'There was panic'

In Manitoba, public health officials define the period of communicability as beginning two days before symptoms began.

Once that's been identified, nurses ask the patient to dig through their memory to sort out where they went and who they saw in that time. Nurses begin with open-ended questions, Fatoye said, but also use more targeted prompts to help patients who are struggling to remember.

"Then we go day by day, and so we walk them [through]," she said. "Yesterday, what did you do? What did you do the day prior? Kind of walk it backward."

They're looking for close contacts of patients during the period of communicability. In Manitoba, that means someone who was within two metres of them for longer than 10 minutes, although not all jurisdictions define it the same way. 

New Brunswick, for example, focuses on exposures lasting longer than 15 to 30 minutes.

When they find those contacts, they start phoning them up, too.

Every day, nurses from the contact tracing team call each and every confirmed case of COVID-19 in the region to check in on them and their symptoms, as well as all the possible contacts.

"Initially, we had lots of work just to interview the case, just to get the contacts," Fatoye said. "There was so much going on out there in the environment. People were anxious, there was fear, there was panic."

'Moment of shock'

Contact tracing is highly reliant on patients' memories, Fatoye said. One of its limitations is that if a patient doesn't identify a certain person as a contact, the nurse can't know to alert the individual.

"We really rely on them to tell us as much as possible," she said.

But memory's not perfect. Sometimes, patients call back after a phone call because they got a date wrong, Fatoye said — especially in the initial phone call right after someone finds out they're sick.

"Sometimes people are in that moment of shock," she said.

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Tracing a contact's history has become easier and faster as the disease becomes more familiar, Fatoye said. Early in the outbreak, information about the illness was constantly changing, she said, and nurses had to keep up.

The number of new confirmed cases in Manitoba has been relatively low in recent days, and the number of contacts for each case has dropped, too, she said. Fatoye credits that to the early closures of many businesses and schools, plus limits on large gatherings.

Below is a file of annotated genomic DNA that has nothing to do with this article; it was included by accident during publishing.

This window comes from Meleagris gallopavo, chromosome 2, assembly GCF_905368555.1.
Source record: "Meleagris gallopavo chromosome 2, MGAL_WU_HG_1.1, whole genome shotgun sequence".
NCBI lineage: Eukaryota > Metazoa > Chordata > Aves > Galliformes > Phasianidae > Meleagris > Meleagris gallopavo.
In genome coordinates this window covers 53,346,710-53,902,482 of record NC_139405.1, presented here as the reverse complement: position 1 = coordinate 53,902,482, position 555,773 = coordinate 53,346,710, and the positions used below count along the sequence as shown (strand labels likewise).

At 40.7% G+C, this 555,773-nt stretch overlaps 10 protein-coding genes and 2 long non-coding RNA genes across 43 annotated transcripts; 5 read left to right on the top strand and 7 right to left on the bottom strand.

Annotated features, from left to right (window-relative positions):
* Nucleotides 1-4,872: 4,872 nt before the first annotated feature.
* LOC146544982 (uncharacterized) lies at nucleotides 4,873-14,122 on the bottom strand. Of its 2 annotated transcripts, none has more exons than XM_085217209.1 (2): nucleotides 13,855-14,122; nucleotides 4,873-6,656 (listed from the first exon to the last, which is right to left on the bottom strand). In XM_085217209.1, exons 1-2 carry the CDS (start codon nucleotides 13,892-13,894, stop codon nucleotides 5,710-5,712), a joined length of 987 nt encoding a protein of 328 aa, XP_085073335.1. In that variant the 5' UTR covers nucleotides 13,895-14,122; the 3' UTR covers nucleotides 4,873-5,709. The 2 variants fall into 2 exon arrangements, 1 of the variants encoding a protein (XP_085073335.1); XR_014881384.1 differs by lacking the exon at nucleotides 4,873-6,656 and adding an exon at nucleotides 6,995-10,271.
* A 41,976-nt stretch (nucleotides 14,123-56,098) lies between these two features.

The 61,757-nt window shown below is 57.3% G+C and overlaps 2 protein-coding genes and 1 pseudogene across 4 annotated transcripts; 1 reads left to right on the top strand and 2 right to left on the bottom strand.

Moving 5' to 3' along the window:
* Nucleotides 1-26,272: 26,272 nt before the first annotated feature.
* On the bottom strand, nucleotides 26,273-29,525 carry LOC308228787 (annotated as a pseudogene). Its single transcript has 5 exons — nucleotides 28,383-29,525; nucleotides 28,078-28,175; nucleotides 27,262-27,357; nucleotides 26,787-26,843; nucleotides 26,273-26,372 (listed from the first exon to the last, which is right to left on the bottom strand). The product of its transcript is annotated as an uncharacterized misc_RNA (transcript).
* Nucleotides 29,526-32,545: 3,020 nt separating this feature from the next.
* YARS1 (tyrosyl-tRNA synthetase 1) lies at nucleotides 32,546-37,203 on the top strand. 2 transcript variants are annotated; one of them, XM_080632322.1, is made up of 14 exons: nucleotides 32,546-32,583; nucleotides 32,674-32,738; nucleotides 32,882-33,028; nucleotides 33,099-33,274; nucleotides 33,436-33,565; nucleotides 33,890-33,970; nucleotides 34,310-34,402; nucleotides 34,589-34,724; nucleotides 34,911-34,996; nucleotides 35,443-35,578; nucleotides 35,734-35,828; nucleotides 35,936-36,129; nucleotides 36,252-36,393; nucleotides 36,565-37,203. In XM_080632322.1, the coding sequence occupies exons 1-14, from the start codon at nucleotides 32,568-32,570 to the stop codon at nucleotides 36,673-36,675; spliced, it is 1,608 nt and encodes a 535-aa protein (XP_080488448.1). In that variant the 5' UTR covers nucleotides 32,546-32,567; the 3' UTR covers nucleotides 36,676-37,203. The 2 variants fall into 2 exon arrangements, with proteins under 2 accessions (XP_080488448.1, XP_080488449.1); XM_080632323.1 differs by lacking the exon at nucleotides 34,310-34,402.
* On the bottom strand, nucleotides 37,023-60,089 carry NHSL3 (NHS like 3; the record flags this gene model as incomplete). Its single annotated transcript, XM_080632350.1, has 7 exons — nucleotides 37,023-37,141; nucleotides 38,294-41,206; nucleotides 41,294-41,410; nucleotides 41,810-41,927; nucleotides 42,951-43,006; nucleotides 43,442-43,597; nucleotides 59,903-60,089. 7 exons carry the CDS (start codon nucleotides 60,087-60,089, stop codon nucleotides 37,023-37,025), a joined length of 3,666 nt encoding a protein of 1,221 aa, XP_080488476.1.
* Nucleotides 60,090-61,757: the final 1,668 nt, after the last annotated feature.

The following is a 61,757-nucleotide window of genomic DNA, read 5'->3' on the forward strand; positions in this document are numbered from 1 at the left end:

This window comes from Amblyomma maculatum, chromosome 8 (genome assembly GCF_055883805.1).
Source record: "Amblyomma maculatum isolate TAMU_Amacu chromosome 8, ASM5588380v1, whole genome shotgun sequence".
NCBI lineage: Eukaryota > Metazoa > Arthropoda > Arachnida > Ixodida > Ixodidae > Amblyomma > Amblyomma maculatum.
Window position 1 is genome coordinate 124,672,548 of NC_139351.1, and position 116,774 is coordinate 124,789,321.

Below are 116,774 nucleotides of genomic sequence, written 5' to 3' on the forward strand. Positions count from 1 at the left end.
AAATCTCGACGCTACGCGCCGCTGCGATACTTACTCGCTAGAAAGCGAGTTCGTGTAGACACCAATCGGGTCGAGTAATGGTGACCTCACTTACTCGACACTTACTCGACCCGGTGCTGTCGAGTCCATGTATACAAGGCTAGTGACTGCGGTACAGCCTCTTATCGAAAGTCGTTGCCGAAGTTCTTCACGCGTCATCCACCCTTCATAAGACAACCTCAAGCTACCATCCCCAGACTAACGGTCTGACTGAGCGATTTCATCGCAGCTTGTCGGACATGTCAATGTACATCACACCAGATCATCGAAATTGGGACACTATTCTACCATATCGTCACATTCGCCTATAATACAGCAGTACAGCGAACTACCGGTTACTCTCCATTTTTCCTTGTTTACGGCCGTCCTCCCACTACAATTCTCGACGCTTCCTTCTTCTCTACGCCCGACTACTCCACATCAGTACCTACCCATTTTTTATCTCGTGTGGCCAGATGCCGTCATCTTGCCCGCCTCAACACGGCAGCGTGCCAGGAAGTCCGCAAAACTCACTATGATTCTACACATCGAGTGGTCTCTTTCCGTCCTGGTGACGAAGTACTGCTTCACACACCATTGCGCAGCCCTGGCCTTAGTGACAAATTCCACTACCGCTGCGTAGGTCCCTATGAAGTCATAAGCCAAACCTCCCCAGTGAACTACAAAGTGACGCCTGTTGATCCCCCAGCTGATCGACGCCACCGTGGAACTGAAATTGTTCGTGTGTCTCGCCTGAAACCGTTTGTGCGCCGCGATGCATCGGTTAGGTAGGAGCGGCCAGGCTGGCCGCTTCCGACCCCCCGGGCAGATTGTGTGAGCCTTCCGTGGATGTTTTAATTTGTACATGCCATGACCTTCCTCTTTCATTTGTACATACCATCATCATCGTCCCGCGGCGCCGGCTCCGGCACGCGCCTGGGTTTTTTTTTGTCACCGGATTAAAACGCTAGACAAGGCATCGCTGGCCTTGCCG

Early in the outbreak, cases had an average of roughly nine contacts each, she said. Now, it's more like three.

Contact tracing app not being considered: spokesperson

As Manitoba and jurisdictions across the country begin conversations about how to reopen the economy, leaders have said expanded testing and contact tracing will be crucial.

Leaders are already turning their attention to how to increase contact tracing, including at least two provinces — Ontario and British Columbia — which are pursuing vendors for apps to help track contacts digitally.

Ideas include apps that would ask for users' permission to track and share their anonymized GPS data, or that assess users' risk factors for COVID-19.

A spokesperson for the Winnipeg Regional Health Authority says that's not currently being considered in Manitoba.

In Manitoba, Premier Brian Pallister has already said he wants to see the province processing up to 2,000 tests per day at the Cadham Provincial Laboratory in order to reopen the economy.

As testing expands, more confirmed cases will mean more contact tracing. On Thursday, Dr. Brent Roussin, the province's chief provincial public health officer, said he believes the province can scale up as needed.

"Certainly we should be looking to have the capacity to test that many people. Certainly it's going to rely on the demand," he said. "But certainly we would be in a position to do the contact tracing and follow up on cases at this point."

For now, Fatoye says the workload is "much more manageable" than it was in the early days of the pandemic.

She urged Manitobans to keep it that way, by continuing to follow public health rules and recommendations.

"Keep doing the hand-washing. Keep practising … physical distancing," she said. "Because at the end of the day, it's still what is going to help reduce that spread."